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In This Issue
Tax Benefits of Home Ownership
History Speaks
Chart of the Month
Asset Class Returns
Market Commentary
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IHA Monthly
August 2012
InnerHarbor Advisors, LLC is a private Financial Planning firm based in New York City founded by Michael J. Keating and John O'Meara. 
We are expert financial advocates your family can trust. 
Financial Planning Highlight
Tax Advantages of Home Ownership
 
  
History Speaks
The 1920's Florida Real Estate Bubble 
1925, The Miami Herald had more advertising pages than any other paper in the world, most of it real estate related.
 
The 2001-2006 housing boom in the U.S. lifted real estate values to levels we may not see again for some time, particularly in the "sand" states - Florida, Arizona, Nevada and California. But perhaps no cycle has been more dramatic than Florida's in the early 1920's. A strong national economy meant an excess of capital, and Florida -  with its great winter climate and accessibility to the large East-coast cities - became the destination for much of that capital. The success of   communities such as Coral Gables led to a buying  frenzy with much buying done sight unseen and many buyers unwittingly purchasing swampland. By 1925, The Miami Herald had more advertising pages than any other paper in the world, most of it real estate related. Many of the sales involved binders whereby the purchaser put down 10% with the rest due at some later date.  These binders- we would call them 'derivatives' today- were often traded multiple times before the full payment was due. The frenzy was already starting to slow in 1926, then two hurricanes hit the Miami region and the collapse was quick and brutal. Many Florida banks failed in the next few years despite broader nationwide prosperity. Like Florida in the 1920's, "sand" state property owners may have to wait a few decades  before they see new price highs.
Chart of the Month
A potential bright spot- from the real estate site Trulia whose 'Price Monitor' below has been positive for most of 2012. The chart is a measure of month over month changes in the asking price of home sellers. Since asking price changes precede actual sales this index is potentially a leading indicator of housing prices.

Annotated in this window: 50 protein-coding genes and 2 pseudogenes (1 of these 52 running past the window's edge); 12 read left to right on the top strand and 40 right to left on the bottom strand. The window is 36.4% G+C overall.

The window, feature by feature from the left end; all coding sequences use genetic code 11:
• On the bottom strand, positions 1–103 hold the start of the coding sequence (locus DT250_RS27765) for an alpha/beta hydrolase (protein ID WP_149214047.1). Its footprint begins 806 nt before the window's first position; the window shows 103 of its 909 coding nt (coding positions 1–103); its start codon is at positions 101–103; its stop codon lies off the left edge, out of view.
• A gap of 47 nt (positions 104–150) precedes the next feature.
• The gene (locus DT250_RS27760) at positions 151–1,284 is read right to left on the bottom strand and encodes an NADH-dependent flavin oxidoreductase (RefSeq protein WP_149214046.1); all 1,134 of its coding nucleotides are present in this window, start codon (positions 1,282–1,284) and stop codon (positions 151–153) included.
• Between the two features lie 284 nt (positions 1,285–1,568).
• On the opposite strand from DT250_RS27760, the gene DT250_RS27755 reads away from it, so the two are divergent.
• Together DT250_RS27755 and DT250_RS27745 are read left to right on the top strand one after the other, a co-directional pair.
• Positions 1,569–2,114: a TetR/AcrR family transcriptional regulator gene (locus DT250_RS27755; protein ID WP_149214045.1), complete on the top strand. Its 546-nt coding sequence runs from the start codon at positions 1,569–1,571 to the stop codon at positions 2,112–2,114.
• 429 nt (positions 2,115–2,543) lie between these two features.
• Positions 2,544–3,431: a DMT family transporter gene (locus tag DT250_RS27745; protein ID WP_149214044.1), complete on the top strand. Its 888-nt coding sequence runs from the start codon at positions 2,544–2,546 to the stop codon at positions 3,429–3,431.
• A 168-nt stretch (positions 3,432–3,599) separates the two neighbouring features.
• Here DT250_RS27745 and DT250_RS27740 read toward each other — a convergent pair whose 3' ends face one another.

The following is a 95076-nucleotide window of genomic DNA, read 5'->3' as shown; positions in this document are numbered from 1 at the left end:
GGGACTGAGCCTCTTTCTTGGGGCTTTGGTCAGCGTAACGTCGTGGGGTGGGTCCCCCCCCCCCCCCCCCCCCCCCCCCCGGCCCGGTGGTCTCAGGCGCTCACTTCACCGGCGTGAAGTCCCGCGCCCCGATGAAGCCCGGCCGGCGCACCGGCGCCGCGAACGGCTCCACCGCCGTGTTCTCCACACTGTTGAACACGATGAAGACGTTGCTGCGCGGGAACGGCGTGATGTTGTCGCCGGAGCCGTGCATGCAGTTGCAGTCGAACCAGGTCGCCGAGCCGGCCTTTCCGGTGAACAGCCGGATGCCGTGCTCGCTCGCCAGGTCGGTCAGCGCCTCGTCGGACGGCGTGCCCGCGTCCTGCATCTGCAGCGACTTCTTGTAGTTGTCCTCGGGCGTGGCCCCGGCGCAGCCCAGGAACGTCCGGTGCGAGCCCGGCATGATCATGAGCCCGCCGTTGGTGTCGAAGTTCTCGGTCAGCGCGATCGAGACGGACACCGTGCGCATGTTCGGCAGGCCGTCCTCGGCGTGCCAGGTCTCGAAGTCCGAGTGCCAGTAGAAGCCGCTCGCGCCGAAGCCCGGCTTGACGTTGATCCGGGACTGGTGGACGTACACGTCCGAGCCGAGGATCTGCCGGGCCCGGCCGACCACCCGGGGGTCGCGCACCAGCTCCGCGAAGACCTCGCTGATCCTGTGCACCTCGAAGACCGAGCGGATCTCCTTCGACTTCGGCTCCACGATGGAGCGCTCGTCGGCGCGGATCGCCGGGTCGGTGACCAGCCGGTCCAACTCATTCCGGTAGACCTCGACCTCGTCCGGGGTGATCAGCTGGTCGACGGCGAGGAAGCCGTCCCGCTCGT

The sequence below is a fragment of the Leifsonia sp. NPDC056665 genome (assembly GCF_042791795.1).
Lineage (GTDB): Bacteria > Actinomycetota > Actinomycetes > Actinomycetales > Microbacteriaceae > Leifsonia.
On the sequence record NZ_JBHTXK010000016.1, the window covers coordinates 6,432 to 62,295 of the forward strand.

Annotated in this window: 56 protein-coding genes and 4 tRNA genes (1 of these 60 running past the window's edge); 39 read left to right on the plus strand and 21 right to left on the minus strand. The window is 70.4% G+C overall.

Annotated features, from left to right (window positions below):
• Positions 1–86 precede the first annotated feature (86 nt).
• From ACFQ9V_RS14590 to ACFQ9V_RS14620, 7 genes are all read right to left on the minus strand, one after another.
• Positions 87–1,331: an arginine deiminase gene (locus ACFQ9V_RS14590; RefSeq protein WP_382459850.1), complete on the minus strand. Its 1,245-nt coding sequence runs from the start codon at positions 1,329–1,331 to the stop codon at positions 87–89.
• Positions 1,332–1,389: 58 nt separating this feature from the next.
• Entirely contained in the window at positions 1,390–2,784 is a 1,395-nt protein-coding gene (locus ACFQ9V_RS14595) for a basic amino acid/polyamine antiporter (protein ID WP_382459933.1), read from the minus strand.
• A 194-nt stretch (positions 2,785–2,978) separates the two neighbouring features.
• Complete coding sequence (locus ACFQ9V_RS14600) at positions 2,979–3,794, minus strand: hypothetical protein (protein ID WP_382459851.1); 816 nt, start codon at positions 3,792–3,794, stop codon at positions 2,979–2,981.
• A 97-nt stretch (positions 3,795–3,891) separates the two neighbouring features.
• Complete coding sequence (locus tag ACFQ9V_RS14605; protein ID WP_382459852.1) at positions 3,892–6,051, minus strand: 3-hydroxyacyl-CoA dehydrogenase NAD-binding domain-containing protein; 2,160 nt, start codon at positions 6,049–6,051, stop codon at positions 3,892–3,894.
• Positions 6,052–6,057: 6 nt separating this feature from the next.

Asset Class Returns
Through July 31st, 2012

Returns assume dividend reinvestment and do not include any types of management fees, transaction costs or expenses. 

  

 
Market Commentary
Perhaps even the markets understand that Europe doesn't work in August.

 

July was a strong month for markets as equities, bonds and commodities were broadly higher. This was driven by the hope that central banks will  loosen monetary conditions. In particular, investors are expecting action from the European Central Bank (ECB) before the end of the year based on comments from the the bank's president, Mario Draghi, to do 'whatever it takes' to save the Euro. Mr. Draghi followed up those comments with a promise of open market action to ease the crisis in Euro sovereign debts. There has been a noticeable lack of detail on how he plans to accomplish all this although the ECB has promised more clarity in September. Perhaps even the markets understand that Europe doesn't work in August. Central to any intervention would be to lower the rates on Italian and Spanish government bonds:

 

Neither Spain nor Italy can afford interest rates this high. If they cannot lower these rates substantially it would force their departure from the Euro currency. As these countries represent such a significant part of the Euro-currency zone, the loss of either would indicate the breakup, or fracturing, of the currency zone.

 

Back in the states there is significant speculation that Federal Reserve Bank President Ben Bernanke will flesh out details on a new round of quantitative easing at the bank's annual August confab in Jackson Hole, Wy. This would probably involve the central bank buying either longer term treasuries or mortgage backed securities. Unlike their more recent 'twist' operation, we doubt this would involve selling shorter term securities in conjunction with purchases. The larger danger for the Federal Reserve is that, in taking further actions now, they limit their options for later if the European crisis deepens. More broadly it makes the markets ever more reliant on the actions of the central banks instead of economic fundamentals.  Previously we have highlighted the creation of an ETF that is designed to appreciate when the market is in a 'risk on' mode.

   

The movements in this ETF are highly correlated with the expectation of the Fed's policy actions. The Federal Reserve is always important to markets but they do not want to put themselves in the position where they are the only thing that matters to markets. Particularly at a time when they have already utilized many of the policy actions available to them.

 


InnerHarbor Advisors, LLC
420 Lexington Ave, NYC 10170
212-949-0494
Managing Partners:
John O'Meara, CFP             j.omeara@inneradv.com 
Michael J. Keating, CFP    m.keating@inneradv.com

 
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